Canine distemper (CD) may pose a serious threat to Alpine wild carnivores and affect their population dynamics. Since 2006, the strain Europe Wildlife 2006–09, a distinct CD virus subgroup within viral lineage Europe 1 (EU1) characterized by increased virulence and host range expansion, has been linked to multiple CD outbreaks in Alpine wild carnivores. The aim of this study was to fill knowledge gaps about ongoing Alpine outbreaks of CD. To do this, we report on the circulation of canine distemper virus (CDV) and outbreaks of CD in Alpine wild carnivores in northwest Italy. A specific diagnostic protocol applied to a sample of 548 wild carnivores collected between January 2013 and December 2015 revealed the circulation of CDV belonging to the EU1 lineage. All isolates were carriers of amino-acid mutations defining the cluster Europe Wildlife 2006–09. A self-maintained multihost pathogen system may have developed in northwest Italy in which interspecies transmission from red foxes (Vulpes vulpes) to other noncanid species enhanced pathogen maintenance in the system.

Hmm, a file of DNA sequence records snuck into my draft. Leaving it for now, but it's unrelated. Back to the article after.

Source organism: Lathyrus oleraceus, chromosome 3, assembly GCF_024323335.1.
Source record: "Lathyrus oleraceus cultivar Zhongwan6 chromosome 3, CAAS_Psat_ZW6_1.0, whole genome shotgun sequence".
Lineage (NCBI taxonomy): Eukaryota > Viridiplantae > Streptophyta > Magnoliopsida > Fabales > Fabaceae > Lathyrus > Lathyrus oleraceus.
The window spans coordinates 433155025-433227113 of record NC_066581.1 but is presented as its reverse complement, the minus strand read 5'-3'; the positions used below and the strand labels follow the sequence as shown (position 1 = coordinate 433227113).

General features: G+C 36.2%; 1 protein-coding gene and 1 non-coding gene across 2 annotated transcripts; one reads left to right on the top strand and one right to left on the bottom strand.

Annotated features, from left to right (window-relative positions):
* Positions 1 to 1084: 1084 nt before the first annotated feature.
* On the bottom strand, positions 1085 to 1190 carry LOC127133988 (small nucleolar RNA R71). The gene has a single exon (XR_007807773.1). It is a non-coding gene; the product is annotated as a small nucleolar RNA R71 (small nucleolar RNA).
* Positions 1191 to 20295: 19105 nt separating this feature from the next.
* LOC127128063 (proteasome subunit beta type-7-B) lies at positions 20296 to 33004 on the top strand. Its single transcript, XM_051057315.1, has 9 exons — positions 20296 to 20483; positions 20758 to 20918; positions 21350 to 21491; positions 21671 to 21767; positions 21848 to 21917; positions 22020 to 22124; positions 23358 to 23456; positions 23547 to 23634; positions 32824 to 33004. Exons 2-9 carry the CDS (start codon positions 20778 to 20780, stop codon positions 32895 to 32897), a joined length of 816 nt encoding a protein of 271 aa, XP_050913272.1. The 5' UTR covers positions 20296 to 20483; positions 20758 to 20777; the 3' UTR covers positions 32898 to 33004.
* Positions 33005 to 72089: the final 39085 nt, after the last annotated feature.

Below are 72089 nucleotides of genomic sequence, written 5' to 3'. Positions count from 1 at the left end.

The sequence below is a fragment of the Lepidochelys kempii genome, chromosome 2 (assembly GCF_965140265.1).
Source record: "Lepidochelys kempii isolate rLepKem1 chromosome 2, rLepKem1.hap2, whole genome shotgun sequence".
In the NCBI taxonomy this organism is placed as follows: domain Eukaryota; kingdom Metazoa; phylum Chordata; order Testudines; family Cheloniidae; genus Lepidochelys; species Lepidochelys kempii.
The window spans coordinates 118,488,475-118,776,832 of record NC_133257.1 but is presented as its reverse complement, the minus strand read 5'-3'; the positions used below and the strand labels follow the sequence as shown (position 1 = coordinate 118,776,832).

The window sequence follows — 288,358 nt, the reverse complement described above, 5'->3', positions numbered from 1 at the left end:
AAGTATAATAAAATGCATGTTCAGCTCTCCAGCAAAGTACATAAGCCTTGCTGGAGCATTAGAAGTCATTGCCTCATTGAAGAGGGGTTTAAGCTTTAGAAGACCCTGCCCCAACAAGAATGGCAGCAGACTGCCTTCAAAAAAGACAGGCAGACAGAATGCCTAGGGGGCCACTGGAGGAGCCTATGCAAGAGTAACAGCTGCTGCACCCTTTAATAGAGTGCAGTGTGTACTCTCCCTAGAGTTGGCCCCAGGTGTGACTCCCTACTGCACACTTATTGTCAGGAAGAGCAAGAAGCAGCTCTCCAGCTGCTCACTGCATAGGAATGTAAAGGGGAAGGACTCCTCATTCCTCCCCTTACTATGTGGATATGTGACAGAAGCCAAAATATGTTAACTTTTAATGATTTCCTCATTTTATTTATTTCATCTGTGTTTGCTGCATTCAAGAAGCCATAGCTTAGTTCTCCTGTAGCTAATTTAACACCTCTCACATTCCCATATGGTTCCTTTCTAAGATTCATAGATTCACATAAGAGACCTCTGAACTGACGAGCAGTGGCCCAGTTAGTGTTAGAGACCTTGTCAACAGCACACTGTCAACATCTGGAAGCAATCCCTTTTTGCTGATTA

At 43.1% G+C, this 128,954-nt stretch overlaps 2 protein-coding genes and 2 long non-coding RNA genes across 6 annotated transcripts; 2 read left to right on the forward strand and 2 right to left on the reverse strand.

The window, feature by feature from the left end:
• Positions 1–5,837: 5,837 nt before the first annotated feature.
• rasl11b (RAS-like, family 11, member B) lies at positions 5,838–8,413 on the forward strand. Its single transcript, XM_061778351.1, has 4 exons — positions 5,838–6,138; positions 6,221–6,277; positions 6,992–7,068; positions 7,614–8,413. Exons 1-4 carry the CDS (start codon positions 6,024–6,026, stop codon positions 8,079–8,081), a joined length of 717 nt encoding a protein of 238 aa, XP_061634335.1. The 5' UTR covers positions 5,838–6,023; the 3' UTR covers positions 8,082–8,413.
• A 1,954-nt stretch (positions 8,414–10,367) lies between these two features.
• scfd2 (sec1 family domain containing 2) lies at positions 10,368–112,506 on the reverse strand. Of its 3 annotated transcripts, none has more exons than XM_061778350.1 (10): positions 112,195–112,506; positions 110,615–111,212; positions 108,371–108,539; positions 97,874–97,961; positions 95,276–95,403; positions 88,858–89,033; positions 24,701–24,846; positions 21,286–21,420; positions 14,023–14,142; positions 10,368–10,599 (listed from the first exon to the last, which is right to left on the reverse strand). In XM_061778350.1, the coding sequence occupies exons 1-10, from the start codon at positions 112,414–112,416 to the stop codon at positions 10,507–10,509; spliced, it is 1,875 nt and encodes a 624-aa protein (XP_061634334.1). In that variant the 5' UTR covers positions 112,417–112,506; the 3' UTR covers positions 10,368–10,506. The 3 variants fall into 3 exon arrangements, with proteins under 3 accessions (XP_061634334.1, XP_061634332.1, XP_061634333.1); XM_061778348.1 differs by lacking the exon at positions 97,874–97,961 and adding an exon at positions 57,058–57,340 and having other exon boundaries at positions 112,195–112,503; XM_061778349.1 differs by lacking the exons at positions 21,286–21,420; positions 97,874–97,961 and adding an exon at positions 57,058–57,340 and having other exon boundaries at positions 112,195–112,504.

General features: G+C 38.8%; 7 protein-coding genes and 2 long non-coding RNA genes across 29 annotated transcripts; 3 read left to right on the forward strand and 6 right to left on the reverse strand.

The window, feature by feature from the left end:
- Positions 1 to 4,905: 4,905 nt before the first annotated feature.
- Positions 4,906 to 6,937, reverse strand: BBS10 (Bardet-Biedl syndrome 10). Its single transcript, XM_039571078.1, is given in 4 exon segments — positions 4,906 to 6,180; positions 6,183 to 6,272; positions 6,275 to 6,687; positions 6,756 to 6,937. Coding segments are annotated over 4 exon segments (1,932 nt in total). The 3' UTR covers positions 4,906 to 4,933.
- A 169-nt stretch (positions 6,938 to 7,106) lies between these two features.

Canine distemper virus (CDV) is a member of the Morbillivirus genus within the Paramyxoviridae family. It is an enveloped, single-stranded, negative-sense RNA virus prone to frequent genetic and antigenic variation (Deem et al. 2000; Panzera et al. 2015). Canine distemper (CD) is a multisystemic disease; its clinical severity varies with strain pathogenicity and host immune status (Beineke et al. 2009; Ke et al. 2015; Loots et al. 2017). Several families of carnivores are susceptible to CDV (Marsilio et al. 1997; Martinez-Gutierrez and Ruiz-Saenz 2016). Although host range expansion has been reported, the domestic dog (Canis lupus familiaris) is still considered to be the principal viral reservoir (Panzera et al. 2015), and it is not fully understood how wild animals become exposed to CDV. It is thought that the virus circulates in wildlife within a complex system in which several interconnected populations may function as a single reservoir, since its circulation in wildlife is active even in areas where levels of infection in domestic dog are low (Martinez-Gutierrez and Ruiz-Saenz 2016). Although the effects of H protein variability are not entirely clear (Ke et al. 2015; Liao et al. 2015), the amino-acid substitutions at residues 530 and 549 of the H protein are believed to play a role in host shifting and the emergence of CDV in nondog host species through molecular adaptation of receptor-binding domains of the virus (McCarthy et al. 2007). Three of the 14 genetic lineages of CDV recognized to date (Ke et al. 2015; Panzera et al. 2015), Europe 1/South America 1 (EU1/SA1), Europe 2/Europe Wildlife (EU2), and Europe 3/Arctic-like (EU3), have been reported in Italy (Martella et al. 2006). All CDV isolates from wild animals in Europe were included in EU2 or EU3 until a distinct subgroup called Europe Wildlife 2006–09 was identified within the viral lineage EU1 in 2006 (Monne et al. 2011) as being responsible for multiple outbreaks in wild carnivores in the eastern Alpine region, with abnormally high mortality rates (Monne et al. 2011; Sekulin et al. 2011; Origgi et al. 2012). Phylogenetic analysis revealed that all CDV strains were part of a single transnational European CDV epidemic that seems to be moving from east to west through the Alps (Origgi et al. 2012). Moreover, a mutation in the H protein was identified as being responsible for host range expansion and increasing virulence (Monne et al. 2011; Sekulin et al. 2011; Nikolin et al. 2012; Origgi et al. 2012). The aim of the present study was to fill the gaps in the data on the circulation of CDV in wild carnivores in northwest Italy (NWI) and to describe the ongoing Alpine CD outbreak. For these purposes, a diagnostic protocol was developed, and phylogenetic analysis was performed to correlate the detected strains with those circulating in the present outbreaks.